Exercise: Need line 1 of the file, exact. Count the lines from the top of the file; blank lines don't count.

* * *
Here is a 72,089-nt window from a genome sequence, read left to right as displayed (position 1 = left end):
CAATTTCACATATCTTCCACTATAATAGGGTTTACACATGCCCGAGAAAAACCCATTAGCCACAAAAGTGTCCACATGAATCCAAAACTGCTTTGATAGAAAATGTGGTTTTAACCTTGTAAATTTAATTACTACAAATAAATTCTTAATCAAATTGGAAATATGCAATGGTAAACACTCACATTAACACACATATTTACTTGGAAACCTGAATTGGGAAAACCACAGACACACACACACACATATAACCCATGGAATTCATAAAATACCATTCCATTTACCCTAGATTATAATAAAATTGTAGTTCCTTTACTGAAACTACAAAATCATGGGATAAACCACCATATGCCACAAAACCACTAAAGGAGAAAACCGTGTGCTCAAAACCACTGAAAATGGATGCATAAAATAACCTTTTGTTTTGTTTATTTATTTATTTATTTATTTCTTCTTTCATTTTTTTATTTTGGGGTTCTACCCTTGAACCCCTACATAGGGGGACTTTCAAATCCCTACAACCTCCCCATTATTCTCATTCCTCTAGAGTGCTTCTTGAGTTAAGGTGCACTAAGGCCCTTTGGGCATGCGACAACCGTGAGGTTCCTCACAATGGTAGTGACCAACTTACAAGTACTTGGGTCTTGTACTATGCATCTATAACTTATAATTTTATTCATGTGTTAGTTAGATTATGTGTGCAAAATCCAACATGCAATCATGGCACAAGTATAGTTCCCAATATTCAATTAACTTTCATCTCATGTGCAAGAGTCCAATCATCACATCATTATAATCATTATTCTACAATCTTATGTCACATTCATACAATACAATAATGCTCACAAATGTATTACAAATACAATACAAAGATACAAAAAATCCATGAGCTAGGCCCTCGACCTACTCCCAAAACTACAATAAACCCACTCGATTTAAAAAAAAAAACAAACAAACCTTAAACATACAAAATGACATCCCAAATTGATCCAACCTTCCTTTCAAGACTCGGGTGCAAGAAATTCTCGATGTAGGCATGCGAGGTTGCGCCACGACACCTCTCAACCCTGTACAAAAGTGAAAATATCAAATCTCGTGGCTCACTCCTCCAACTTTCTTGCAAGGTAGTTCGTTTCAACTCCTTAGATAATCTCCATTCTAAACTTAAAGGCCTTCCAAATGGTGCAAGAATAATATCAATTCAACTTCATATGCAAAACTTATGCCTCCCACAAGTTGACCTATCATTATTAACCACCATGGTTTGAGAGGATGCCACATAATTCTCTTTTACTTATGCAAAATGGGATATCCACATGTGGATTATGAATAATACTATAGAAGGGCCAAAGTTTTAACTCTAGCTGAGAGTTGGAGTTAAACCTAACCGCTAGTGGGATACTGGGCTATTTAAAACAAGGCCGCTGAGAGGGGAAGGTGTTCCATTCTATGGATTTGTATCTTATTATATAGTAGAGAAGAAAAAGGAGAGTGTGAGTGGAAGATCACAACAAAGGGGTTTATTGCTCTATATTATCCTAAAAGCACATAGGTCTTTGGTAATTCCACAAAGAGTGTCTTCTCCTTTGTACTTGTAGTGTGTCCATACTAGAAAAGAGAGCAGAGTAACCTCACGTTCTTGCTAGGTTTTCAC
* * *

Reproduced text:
Here is a 72,089-nt window from a genome sequence, read left to right as displayed (position 1 = left end):